Greece bows to pressure from UEFA FIFA as violence bill passes

The Greek parliament on Thursday voted into law a controversial bill to curb violence in domestic sports after bowing to pressure for changes from football governing bodies UEFA and FIFA.

“Yes, there were last minute changes and the bill is a first step in solving the problem of violence in sports,” said Sports Minister Stavros Kontonis at the end of the two-day debate in parliament which was followed by a vote in which 146 of 243 deputies approved the bill.

“We gave a three-month battle and we are satisfied with the result.”

European governing body UEFA together with world body FIFA had warned Greece that amendments focusing on the right of the government to intervene with the affairs of the country’s football federation would not be tolerated and would lead to the federation’s suspension.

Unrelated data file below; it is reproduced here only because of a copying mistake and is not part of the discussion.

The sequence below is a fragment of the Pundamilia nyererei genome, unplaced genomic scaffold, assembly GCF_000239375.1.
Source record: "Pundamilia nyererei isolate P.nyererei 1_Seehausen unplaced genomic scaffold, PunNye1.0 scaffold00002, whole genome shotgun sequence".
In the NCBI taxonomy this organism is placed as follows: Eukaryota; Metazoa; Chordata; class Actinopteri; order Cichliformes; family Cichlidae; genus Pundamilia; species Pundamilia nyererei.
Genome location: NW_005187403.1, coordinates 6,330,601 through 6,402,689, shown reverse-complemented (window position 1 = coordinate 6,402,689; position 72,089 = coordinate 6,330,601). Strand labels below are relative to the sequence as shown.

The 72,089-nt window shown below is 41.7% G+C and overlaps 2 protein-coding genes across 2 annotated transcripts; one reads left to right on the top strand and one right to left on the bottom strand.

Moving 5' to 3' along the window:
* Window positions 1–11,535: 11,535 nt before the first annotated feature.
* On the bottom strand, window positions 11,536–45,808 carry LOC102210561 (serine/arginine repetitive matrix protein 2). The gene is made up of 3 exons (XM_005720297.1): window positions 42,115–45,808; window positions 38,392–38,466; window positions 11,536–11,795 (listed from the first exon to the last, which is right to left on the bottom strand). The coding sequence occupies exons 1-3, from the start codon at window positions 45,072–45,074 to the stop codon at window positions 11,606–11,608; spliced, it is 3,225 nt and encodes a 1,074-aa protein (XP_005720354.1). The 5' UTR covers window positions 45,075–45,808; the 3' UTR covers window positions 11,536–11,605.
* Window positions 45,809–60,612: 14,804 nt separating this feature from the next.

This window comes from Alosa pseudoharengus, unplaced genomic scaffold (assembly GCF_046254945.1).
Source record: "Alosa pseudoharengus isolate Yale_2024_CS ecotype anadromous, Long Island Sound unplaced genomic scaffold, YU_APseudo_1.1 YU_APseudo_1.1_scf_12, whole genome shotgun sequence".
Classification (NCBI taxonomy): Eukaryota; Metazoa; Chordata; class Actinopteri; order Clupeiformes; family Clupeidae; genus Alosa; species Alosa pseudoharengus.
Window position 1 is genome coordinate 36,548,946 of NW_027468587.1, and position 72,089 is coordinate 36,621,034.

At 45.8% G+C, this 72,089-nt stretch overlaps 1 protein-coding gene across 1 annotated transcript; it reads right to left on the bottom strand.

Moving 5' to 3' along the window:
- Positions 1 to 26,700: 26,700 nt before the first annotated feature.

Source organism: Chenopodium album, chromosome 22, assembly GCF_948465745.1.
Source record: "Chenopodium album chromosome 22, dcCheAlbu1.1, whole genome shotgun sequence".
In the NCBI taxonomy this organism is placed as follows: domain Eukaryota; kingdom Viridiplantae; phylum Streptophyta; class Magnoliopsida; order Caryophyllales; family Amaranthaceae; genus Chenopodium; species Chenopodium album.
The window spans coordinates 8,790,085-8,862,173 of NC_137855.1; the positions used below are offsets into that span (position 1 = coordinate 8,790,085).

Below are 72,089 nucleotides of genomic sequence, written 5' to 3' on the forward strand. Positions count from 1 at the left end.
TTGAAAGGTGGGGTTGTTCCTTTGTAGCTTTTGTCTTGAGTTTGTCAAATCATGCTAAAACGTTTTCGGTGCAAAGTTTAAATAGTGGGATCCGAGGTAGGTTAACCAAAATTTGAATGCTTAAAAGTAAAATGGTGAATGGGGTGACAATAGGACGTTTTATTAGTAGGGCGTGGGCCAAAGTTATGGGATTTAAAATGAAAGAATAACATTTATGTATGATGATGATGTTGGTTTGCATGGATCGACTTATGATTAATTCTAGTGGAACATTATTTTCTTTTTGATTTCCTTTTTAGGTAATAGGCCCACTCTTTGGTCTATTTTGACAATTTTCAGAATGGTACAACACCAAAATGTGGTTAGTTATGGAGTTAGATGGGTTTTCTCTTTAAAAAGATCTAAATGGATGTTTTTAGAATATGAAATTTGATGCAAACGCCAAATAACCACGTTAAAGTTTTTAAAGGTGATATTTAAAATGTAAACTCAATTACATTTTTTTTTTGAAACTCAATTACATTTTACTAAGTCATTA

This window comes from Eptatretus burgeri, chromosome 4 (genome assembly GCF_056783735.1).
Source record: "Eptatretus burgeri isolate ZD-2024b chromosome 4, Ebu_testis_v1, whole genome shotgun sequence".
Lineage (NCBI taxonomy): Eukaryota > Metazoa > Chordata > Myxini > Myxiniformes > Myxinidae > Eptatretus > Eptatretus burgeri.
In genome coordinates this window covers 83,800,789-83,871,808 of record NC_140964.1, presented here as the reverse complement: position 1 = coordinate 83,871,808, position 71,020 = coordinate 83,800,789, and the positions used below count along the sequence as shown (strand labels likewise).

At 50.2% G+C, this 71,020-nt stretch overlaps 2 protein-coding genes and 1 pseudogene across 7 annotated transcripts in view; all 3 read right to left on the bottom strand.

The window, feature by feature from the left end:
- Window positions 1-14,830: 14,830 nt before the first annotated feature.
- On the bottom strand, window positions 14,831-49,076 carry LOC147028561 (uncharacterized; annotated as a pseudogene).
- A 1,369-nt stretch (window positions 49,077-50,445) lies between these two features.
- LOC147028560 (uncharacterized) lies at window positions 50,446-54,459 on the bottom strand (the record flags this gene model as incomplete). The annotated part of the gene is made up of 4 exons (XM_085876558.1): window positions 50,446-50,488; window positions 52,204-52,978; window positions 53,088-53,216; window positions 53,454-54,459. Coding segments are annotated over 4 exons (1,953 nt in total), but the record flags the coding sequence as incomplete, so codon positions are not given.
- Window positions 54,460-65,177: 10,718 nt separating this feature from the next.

Opposition political parties also criticised the leftist government during the debate for trying to interfere with professional football in Greece.

“Our objective was not to exclude our teams from international competitions but to bring order,” Kontonis said.

Under the new legislation fines ranging from 10,000 euros to 25 million euros ($11,000-27.5m, £7,160-17.9m) for violent incidents can be imposed as well as the postponement or cancellation of sporting events.

The new legislature also introduces guidelines for the use of security cameras, electronic ticketing, heavy fines to media outlets for showing or inciting violence and prison terms for individuals from unofficial supporters clubs for issuing tickets.

The bill also calls on referees to submit financial statements of their wealth to the relevant authorities.

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